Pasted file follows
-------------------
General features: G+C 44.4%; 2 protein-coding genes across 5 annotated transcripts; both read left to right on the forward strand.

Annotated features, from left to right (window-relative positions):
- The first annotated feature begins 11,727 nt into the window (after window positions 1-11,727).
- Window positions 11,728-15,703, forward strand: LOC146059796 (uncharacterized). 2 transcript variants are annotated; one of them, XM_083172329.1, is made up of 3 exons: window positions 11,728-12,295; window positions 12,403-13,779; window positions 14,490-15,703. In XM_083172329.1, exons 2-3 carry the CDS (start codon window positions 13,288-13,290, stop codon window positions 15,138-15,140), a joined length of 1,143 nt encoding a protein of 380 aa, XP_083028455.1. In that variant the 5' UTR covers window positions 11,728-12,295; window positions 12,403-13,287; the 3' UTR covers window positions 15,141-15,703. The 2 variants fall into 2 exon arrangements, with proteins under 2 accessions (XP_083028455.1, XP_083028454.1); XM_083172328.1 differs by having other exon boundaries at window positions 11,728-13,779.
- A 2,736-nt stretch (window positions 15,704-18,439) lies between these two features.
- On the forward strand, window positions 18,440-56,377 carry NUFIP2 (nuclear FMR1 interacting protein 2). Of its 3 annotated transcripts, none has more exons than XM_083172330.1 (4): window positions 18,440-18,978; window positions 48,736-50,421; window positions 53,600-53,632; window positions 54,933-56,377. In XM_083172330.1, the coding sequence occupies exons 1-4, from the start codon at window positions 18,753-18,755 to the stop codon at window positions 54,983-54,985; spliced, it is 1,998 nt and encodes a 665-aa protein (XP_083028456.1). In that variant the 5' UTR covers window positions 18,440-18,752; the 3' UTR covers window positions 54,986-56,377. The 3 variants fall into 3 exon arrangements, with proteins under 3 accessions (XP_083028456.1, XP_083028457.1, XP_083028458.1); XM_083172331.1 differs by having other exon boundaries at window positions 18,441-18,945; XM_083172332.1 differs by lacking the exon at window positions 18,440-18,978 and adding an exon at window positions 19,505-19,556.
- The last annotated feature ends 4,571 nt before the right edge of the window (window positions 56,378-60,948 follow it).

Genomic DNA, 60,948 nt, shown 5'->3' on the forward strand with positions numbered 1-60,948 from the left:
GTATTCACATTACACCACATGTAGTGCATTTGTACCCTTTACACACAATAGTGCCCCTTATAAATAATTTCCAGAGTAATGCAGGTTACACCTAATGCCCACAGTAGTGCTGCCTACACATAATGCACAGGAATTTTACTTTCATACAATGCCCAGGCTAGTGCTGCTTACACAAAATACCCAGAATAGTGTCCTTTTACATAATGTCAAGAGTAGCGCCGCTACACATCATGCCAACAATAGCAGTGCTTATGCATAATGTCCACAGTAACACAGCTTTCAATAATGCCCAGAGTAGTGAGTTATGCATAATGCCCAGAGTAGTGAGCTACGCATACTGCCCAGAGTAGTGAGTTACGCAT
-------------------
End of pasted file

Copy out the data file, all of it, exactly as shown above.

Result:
General features: G+C 44.4%; 2 protein-coding genes across 5 annotated transcripts; both read left to right on the forward strand.

Annotated features, from left to right (window-relative positions):
- The first annotated feature begins 11,727 nt into the window (after window positions 1-11,727).
- Window positions 11,728-15,703, forward strand: LOC146059796 (uncharacterized). 2 transcript variants are annotated; one of them, XM_083172329.1, is made up of 3 exons: window positions 11,728-12,295; window positions 12,403-13,779; window positions 14,490-15,703. In XM_083172329.1, exons 2-3 carry the CDS (start codon window positions 13,288-13,290, stop codon window positions 15,138-15,140), a joined length of 1,143 nt encoding a protein of 380 aa, XP_083028455.1. In that variant the 5' UTR covers window positions 11,728-12,295; window positions 12,403-13,287; the 3' UTR covers window positions 15,141-15,703. The 2 variants fall into 2 exon arrangements, with proteins under 2 accessions (XP_083028455.1, XP_083028454.1); XM_083172328.1 differs by having other exon boundaries at window positions 11,728-13,779.
- A 2,736-nt stretch (window positions 15,704-18,439) lies between these two features.
- On the forward strand, window positions 18,440-56,377 carry NUFIP2 (nuclear FMR1 interacting protein 2). Of its 3 annotated transcripts, none has more exons than XM_083172330.1 (4): window positions 18,440-18,978; window positions 48,736-50,421; window positions 53,600-53,632; window positions 54,933-56,377. In XM_083172330.1, the coding sequence occupies exons 1-4, from the start codon at window positions 18,753-18,755 to the stop codon at window positions 54,983-54,985; spliced, it is 1,998 nt and encodes a 665-aa protein (XP_083028456.1). In that variant the 5' UTR covers window positions 18,440-18,752; the 3' UTR covers window positions 54,986-56,377. The 3 variants fall into 3 exon arrangements, with proteins under 3 accessions (XP_083028456.1, XP_083028457.1, XP_083028458.1); XM_083172331.1 differs by having other exon boundaries at window positions 18,441-18,945; XM_083172332.1 differs by lacking the exon at window positions 18,440-18,978 and adding an exon at window positions 19,505-19,556.
- The last annotated feature ends 4,571 nt before the right edge of the window (window positions 56,378-60,948 follow it).

Genomic DNA, 60,948 nt, shown 5'->3' on the forward strand with positions numbered 1-60,948 from the left:
GTATTCACATTACACCACATGTAGTGCATTTGTACCCTTTACACACAATAGTGCCCCTTATAAATAATTTCCAGAGTAATGCAGGTTACACCTAATGCCCACAGTAGTGCTGCCTACACATAATGCACAGGAATTTTACTTTCATACAATGCCCAGGCTAGTGCTGCTTACACAAAATACCCAGAATAGTGTCCTTTTACATAATGTCAAGAGTAGCGCCGCTACACATCATGCCAACAATAGCAGTGCTTATGCATAATGTCCACAGTAACACAGCTTTCAATAATGCCCAGAGTAGTGAGTTATGCATAATGCCCAGAGTAGTGAGCTACGCATACTGCCCAGAGTAGTGAGTTACGCAT